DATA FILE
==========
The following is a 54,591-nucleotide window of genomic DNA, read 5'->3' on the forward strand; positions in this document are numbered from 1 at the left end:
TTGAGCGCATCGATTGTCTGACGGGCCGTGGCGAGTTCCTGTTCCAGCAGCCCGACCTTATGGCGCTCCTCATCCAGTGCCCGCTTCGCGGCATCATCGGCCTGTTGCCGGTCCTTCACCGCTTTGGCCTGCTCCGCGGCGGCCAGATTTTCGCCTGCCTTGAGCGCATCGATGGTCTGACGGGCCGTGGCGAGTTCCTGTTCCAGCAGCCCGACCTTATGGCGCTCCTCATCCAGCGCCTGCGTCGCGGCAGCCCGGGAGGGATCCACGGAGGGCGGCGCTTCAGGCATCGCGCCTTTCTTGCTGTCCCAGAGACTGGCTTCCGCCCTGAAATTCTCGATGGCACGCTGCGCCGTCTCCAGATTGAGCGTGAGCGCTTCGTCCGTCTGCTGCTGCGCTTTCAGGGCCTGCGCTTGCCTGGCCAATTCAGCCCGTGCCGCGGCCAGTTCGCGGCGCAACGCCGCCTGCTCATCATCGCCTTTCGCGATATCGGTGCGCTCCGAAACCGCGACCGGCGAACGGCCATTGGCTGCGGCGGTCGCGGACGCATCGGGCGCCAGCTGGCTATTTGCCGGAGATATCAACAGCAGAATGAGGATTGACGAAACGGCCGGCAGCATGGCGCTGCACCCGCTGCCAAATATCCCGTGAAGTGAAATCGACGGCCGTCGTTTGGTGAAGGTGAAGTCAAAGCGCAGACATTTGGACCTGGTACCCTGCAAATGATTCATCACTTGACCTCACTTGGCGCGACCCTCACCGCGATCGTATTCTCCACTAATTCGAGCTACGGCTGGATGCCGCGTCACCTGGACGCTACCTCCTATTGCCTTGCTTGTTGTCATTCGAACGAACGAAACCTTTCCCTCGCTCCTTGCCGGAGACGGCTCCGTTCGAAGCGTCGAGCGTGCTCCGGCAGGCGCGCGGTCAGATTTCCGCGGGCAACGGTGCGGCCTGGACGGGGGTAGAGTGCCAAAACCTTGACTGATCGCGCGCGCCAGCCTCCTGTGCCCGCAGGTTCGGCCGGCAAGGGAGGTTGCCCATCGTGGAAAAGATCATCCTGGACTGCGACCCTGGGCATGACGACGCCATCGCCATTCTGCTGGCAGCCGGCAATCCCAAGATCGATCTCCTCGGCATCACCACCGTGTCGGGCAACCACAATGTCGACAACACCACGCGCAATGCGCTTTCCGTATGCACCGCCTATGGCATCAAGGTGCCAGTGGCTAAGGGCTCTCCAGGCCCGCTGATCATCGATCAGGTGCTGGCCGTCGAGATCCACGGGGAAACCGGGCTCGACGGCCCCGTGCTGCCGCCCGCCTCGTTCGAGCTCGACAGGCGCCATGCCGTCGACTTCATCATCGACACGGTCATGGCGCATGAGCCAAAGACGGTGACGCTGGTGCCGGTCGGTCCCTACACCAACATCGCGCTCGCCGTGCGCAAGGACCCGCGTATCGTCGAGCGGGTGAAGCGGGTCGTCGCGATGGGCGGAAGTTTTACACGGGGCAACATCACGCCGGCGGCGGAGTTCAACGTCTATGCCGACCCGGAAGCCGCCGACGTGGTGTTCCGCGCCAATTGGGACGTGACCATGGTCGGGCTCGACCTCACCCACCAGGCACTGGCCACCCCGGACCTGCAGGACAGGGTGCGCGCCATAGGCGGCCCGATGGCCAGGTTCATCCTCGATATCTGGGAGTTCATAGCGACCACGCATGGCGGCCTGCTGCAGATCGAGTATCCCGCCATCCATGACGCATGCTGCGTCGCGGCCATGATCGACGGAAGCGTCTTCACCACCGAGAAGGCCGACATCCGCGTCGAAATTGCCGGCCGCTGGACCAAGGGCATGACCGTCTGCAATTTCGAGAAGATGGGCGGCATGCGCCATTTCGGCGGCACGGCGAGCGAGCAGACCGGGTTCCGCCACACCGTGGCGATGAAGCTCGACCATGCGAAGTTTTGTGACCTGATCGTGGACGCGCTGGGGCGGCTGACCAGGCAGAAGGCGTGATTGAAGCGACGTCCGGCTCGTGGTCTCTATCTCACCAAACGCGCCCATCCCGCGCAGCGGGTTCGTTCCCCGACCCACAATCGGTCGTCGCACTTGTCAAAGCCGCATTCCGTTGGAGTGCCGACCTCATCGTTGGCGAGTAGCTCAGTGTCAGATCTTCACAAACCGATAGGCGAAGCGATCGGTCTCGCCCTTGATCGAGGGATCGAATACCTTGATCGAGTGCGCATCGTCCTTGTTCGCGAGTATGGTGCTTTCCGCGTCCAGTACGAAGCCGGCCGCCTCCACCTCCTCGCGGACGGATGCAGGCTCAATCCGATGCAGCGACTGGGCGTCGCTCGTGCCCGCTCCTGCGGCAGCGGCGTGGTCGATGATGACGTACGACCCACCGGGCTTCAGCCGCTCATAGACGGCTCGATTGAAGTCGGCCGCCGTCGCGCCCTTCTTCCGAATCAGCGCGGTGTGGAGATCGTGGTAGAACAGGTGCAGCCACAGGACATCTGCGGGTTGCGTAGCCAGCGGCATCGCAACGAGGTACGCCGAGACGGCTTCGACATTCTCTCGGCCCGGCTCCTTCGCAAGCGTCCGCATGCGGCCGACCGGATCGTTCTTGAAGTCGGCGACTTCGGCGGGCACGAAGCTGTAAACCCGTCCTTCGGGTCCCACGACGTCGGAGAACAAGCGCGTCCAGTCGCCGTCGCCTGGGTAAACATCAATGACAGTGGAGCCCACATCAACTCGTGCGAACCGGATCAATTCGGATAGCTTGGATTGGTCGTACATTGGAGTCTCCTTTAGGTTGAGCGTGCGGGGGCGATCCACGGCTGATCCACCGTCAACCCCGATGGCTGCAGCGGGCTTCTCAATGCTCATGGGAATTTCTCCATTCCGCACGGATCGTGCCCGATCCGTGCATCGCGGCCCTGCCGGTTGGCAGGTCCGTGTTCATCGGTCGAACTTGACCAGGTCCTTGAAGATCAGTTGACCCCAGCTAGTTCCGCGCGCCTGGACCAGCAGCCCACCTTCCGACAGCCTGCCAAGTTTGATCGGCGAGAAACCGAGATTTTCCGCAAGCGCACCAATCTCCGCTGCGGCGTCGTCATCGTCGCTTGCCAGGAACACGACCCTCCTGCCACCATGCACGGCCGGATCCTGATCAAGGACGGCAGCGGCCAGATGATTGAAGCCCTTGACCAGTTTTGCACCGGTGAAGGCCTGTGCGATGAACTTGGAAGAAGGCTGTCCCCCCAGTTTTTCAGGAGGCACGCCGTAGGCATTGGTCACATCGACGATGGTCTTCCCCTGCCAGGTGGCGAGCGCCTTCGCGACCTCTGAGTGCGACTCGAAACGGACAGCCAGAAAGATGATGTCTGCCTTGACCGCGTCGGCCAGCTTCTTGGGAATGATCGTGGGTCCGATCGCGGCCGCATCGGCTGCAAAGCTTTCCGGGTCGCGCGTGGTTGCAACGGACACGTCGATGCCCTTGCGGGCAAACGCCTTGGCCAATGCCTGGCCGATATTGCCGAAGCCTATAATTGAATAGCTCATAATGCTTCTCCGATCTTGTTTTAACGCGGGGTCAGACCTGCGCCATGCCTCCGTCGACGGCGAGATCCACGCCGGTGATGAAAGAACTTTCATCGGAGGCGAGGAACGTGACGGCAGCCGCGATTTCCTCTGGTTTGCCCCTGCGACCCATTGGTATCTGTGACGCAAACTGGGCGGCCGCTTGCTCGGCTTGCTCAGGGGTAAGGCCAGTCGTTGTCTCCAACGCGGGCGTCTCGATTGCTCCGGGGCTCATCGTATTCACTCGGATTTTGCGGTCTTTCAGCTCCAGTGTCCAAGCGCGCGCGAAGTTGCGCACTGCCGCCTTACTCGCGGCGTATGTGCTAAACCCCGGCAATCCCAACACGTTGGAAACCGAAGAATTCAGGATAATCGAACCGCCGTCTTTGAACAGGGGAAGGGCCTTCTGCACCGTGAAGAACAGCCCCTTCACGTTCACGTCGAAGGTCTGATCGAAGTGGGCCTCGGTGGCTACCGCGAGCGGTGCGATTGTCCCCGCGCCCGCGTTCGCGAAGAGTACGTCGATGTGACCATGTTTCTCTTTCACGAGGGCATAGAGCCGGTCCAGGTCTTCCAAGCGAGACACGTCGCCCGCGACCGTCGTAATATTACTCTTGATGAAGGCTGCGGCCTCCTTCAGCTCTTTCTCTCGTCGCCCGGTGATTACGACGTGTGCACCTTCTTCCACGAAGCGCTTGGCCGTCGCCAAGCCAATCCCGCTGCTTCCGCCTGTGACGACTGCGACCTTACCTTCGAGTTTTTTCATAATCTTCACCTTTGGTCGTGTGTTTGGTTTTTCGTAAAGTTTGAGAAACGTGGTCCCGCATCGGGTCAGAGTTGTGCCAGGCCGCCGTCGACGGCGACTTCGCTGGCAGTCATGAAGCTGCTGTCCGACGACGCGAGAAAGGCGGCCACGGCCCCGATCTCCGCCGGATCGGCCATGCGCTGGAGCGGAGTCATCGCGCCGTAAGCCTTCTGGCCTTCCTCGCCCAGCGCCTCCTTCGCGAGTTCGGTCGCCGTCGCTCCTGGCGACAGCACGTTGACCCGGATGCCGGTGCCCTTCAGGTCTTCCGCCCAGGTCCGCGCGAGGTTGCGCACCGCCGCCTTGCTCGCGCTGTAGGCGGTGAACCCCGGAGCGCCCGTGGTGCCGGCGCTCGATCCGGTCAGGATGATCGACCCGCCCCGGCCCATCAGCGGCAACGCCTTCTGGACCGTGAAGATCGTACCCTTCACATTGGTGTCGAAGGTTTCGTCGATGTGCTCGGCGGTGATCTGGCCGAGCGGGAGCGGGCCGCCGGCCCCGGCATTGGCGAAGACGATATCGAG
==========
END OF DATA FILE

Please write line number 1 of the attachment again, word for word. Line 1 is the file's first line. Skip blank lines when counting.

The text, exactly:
The following is a 54,591-nucleotide window of genomic DNA, read 5'->3' on the forward strand; positions in this document are numbered from 1 at the left end: